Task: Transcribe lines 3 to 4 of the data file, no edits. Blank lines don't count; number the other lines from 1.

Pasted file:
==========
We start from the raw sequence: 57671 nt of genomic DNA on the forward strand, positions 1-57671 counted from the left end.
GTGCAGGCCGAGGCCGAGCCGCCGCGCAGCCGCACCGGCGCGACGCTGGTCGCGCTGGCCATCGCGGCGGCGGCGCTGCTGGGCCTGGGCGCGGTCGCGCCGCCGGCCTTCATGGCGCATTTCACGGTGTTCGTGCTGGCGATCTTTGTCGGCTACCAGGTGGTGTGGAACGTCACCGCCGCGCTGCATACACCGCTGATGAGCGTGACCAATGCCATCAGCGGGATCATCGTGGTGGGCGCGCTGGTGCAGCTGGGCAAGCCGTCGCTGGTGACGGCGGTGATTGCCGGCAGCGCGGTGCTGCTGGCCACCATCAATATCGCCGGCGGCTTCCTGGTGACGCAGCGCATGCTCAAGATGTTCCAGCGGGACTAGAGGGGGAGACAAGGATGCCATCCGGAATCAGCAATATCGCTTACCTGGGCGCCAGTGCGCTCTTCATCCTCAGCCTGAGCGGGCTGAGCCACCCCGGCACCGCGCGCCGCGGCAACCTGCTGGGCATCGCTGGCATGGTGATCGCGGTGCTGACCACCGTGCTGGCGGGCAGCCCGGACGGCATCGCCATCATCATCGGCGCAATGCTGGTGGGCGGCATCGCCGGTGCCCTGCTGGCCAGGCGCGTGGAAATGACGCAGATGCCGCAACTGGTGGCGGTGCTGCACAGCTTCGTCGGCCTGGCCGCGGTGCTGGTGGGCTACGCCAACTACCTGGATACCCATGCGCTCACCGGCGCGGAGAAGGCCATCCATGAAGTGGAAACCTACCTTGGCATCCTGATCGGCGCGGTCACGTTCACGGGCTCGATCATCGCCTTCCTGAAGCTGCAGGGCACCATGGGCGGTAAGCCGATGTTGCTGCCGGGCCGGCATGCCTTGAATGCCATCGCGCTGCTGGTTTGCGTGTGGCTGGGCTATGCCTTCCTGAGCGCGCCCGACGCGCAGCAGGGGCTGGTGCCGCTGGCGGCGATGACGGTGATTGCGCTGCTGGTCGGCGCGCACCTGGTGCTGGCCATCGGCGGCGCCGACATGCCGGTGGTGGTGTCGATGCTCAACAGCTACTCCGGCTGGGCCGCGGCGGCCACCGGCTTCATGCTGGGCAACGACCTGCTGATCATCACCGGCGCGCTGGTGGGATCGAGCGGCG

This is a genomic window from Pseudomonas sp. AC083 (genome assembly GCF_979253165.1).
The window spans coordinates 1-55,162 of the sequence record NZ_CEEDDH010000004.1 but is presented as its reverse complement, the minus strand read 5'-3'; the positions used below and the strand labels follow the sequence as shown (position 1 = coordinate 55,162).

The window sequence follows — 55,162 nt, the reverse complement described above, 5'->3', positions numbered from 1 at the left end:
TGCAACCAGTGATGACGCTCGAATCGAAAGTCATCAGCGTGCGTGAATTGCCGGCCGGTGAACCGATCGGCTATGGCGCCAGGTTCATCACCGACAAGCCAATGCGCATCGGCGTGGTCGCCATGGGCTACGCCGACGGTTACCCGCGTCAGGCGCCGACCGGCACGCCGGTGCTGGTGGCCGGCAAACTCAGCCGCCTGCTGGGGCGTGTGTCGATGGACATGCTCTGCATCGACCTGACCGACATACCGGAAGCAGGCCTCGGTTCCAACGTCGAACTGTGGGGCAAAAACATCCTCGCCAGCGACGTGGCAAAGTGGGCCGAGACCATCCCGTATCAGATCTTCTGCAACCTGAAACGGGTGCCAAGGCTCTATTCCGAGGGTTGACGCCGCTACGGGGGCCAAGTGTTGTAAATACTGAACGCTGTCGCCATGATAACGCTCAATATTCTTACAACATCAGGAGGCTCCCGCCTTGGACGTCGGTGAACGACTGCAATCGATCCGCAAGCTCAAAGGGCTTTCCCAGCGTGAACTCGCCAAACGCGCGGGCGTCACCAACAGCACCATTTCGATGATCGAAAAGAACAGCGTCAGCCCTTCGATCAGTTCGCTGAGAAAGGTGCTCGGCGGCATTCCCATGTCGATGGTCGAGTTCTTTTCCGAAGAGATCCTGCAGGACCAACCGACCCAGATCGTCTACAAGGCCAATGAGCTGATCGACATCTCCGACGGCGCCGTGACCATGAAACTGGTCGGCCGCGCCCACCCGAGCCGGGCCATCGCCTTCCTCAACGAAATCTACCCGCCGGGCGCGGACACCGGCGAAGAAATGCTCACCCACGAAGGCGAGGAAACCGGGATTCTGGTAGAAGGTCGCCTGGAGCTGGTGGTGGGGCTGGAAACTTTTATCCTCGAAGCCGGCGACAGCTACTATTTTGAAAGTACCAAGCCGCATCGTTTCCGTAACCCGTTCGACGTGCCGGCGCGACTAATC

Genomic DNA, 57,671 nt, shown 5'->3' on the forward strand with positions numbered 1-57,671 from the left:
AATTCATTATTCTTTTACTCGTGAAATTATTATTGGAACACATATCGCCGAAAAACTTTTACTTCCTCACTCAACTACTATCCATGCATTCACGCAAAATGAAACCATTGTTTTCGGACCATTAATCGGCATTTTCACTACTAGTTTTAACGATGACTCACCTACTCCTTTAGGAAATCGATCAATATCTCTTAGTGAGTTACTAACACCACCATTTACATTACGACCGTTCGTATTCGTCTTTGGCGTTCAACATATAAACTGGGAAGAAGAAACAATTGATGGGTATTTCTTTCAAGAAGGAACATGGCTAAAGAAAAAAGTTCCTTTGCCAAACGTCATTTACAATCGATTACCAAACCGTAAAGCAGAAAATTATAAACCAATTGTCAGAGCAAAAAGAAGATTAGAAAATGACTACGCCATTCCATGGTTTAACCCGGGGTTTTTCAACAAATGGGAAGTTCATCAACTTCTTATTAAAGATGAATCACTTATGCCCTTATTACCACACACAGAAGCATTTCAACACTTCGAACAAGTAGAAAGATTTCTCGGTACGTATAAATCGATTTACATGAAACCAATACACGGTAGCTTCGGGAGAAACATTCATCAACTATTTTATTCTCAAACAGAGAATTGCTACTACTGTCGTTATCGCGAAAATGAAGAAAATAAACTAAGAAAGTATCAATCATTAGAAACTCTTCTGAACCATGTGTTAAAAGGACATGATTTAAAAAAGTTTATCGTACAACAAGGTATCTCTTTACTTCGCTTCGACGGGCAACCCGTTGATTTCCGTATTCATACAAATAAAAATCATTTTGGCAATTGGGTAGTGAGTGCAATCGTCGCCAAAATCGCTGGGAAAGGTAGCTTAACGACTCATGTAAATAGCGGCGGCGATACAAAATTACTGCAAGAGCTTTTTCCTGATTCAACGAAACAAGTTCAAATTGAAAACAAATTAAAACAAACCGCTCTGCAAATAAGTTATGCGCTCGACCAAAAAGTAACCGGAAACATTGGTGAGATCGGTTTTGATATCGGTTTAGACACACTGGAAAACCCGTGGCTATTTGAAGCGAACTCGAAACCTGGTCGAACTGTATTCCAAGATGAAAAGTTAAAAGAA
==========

This is a genomic window from Pseudomonas sp. AC083 (genome assembly GCF_979253165.1).
The window spans coordinates 1-55,162 of the sequence record NZ_CEEDDH010000004.1 but is presented as its reverse complement, the minus strand read 5'-3'; the positions used below and the strand labels follow the sequence as shown (position 1 = coordinate 55,162).